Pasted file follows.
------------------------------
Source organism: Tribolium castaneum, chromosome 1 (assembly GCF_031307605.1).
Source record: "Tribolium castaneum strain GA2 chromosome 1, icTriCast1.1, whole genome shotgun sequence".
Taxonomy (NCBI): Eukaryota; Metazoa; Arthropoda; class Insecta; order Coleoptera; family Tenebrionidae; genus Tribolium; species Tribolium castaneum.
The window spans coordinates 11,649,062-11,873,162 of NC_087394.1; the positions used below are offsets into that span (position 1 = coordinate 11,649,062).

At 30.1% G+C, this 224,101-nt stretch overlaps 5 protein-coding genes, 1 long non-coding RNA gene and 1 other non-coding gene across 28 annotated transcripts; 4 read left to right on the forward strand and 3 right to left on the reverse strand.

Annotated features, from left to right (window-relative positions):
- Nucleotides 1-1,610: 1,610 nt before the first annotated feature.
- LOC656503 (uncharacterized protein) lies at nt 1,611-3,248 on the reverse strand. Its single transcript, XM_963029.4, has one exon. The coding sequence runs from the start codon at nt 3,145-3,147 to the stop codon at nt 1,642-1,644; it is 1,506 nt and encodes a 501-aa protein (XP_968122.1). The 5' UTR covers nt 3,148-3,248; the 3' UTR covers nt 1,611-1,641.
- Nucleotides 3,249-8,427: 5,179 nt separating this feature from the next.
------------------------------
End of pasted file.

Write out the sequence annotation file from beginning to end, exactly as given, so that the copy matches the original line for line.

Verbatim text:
Source organism: Tribolium castaneum, chromosome 1 (assembly GCF_031307605.1).
Source record: "Tribolium castaneum strain GA2 chromosome 1, icTriCast1.1, whole genome shotgun sequence".
Taxonomy (NCBI): Eukaryota; Metazoa; Arthropoda; class Insecta; order Coleoptera; family Tenebrionidae; genus Tribolium; species Tribolium castaneum.
The window spans coordinates 11,649,062-11,873,162 of NC_087394.1; the positions used below are offsets into that span (position 1 = coordinate 11,649,062).

At 30.1% G+C, this 224,101-nt stretch overlaps 5 protein-coding genes, 1 long non-coding RNA gene and 1 other non-coding gene across 28 annotated transcripts; 4 read left to right on the forward strand and 3 right to left on the reverse strand.

Annotated features, from left to right (window-relative positions):
- Nucleotides 1-1,610: 1,610 nt before the first annotated feature.
- LOC656503 (uncharacterized protein) lies at nt 1,611-3,248 on the reverse strand. Its single transcript, XM_963029.4, has one exon. The coding sequence runs from the start codon at nt 3,145-3,147 to the stop codon at nt 1,642-1,644; it is 1,506 nt and encodes a 501-aa protein (XP_968122.1). The 5' UTR covers nt 3,148-3,248; the 3' UTR covers nt 1,611-1,641.
- Nucleotides 3,249-8,427: 5,179 nt separating this feature from the next.